It’s just about that time of the year when people start compiling their list of favourites from the year gone by , whether it be music tracks or films or books or anything else. So I thought I’d get in early, not with a list of my own, but with this terrific list of top learning tools compiled by Jane Hart of C4LPT which I found via Twitter. What I particularly like about it is the simple formatting and the fact that it includes quite a number of tools which have been around for so long we have stopped thinking of them in that way. Have fun counting how many of them you use already and making a note of the ones you will be desperate to try out.
Fans of the digital novel Inanimate Alice – and the number is growing rapidly – will be interested to hear of some new developments and more resources for teachers. The series was given a boost this week with the publication, in conjunction with new global education partners Promethean, of the third edition of Alice’s School Report which features a ringing endorsement from no less a figure than filmmaker, media expert and educational authority Lord David Puttnam:
“Here is a terrific reading-from-the-screen experience that talks the language of digitally literate educators. Kids will read this when they won’t read from books. It’s vivid moving imagery embracing some of the techniques used in both film and video-games. It’s authentic rich-media, yet it is a high-quality text that teachers can rely on. Surprisingly intimate, the feeling for the characters forms in your head, just like reading a book, surely more so for those whose prefer engagement with “born digital” material. Kids will love reading with Alice.” David Puttnam
Read the full School Report here.
One welcome change to the new-look IA website is the addition of a Starter Activities Booklet on Episode 1 for teachers who are new to the story, while a host of extra materials can be found on the Promethean Planet website. No need to have or use a whiteboard to access the materials, simply open a free account and go to the User Group to find out how other teachers and kids have been engaging with Alice and taking her on their own adventures. If you are a teacher discovering Inanimate Alice for the first time, I suggest you watch and listen to the introduction from teacher-librarian and media specialist Laura Fleming, and if you are introducing young people to Inanimate Alice for the first time, this film trailer is perfect for setting the scene. Perhaps after reading the series you could challenge them to make their own version. Find out how to make a film trailer here.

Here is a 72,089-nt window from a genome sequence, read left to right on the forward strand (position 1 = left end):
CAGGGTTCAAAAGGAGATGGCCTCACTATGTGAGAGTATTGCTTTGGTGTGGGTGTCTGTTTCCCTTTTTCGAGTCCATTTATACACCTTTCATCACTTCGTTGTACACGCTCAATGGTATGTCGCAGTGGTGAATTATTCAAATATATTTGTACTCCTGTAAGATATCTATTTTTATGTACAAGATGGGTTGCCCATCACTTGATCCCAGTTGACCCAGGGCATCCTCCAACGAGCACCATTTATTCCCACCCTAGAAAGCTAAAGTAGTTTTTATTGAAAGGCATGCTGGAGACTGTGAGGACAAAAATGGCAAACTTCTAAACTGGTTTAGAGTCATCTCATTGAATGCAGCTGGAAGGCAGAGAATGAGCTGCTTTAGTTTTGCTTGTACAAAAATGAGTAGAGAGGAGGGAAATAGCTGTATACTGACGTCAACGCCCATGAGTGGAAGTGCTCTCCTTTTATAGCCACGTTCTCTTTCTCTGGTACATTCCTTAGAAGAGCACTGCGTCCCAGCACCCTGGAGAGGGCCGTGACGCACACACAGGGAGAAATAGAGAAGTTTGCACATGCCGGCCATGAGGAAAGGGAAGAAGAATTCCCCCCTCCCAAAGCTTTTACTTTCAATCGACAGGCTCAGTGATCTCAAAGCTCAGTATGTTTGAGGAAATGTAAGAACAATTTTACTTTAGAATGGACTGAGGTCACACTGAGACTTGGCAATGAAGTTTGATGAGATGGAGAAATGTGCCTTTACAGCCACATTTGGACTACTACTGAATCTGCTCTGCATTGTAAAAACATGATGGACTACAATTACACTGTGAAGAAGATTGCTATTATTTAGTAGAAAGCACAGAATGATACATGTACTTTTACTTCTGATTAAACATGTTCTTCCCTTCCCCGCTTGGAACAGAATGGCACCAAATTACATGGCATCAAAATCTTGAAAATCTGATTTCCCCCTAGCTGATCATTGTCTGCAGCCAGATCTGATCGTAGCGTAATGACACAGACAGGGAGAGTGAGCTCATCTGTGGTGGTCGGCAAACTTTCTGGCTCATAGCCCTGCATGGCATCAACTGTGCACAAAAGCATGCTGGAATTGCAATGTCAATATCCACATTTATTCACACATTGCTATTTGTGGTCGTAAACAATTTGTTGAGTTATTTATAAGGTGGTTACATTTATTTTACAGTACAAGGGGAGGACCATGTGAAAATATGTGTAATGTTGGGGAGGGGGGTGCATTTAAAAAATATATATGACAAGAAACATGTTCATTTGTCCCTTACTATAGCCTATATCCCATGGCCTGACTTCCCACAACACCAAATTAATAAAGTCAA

“It’s ridiculous to think that kids can be trusted to learn things on their own.” Teacher, anon.
A couple of months ago I wrote about a primary school in Scotland which had embarked on some very interesting ‘joined-up’ learning, and I have often written or spoken about the challenges which secondary schools face when attempting to do the same thing. By definition, when your starting point is a structure which is built around a number of subject departments, when time is allocated to those subjects on the basis of their perceived importance in the hierarchy, and where young people move around from one to the next in the course of the school day, it is always going to be difficult to provide experiences which add up to a coherent whole. Add to that the enormous pressure to produce better and better exam results at the exit point, and the opportunities for real student choice, self-directed learning and learning based on outcomes rather than inputs are going to be restricted, to put it mildly. So is it possible for every secondary school to accommodate the needs of every young person? Can they support and challenge the more creative, the non-conformists, the independent thinkers? And is it reasonable to expect them to deliver learning which is relevant, joined up and personal in every case? Do we need to think about alternative school models, or should we begin by looking at the possibility of creating ‘ a school within a school’ as they have done in this bold experiment at Monument Mountain Regional High School in Berkshire County, Massachusetts? Incidentally, if you listen carefully you will realise that the quote at the top of the blogpost is taken from near the beginning of the video.
My thanks, as so often, to Kenny Pieper for bringing the film to my attention. If you haven’t found Kenny’s blog yet, you’re in for a treat.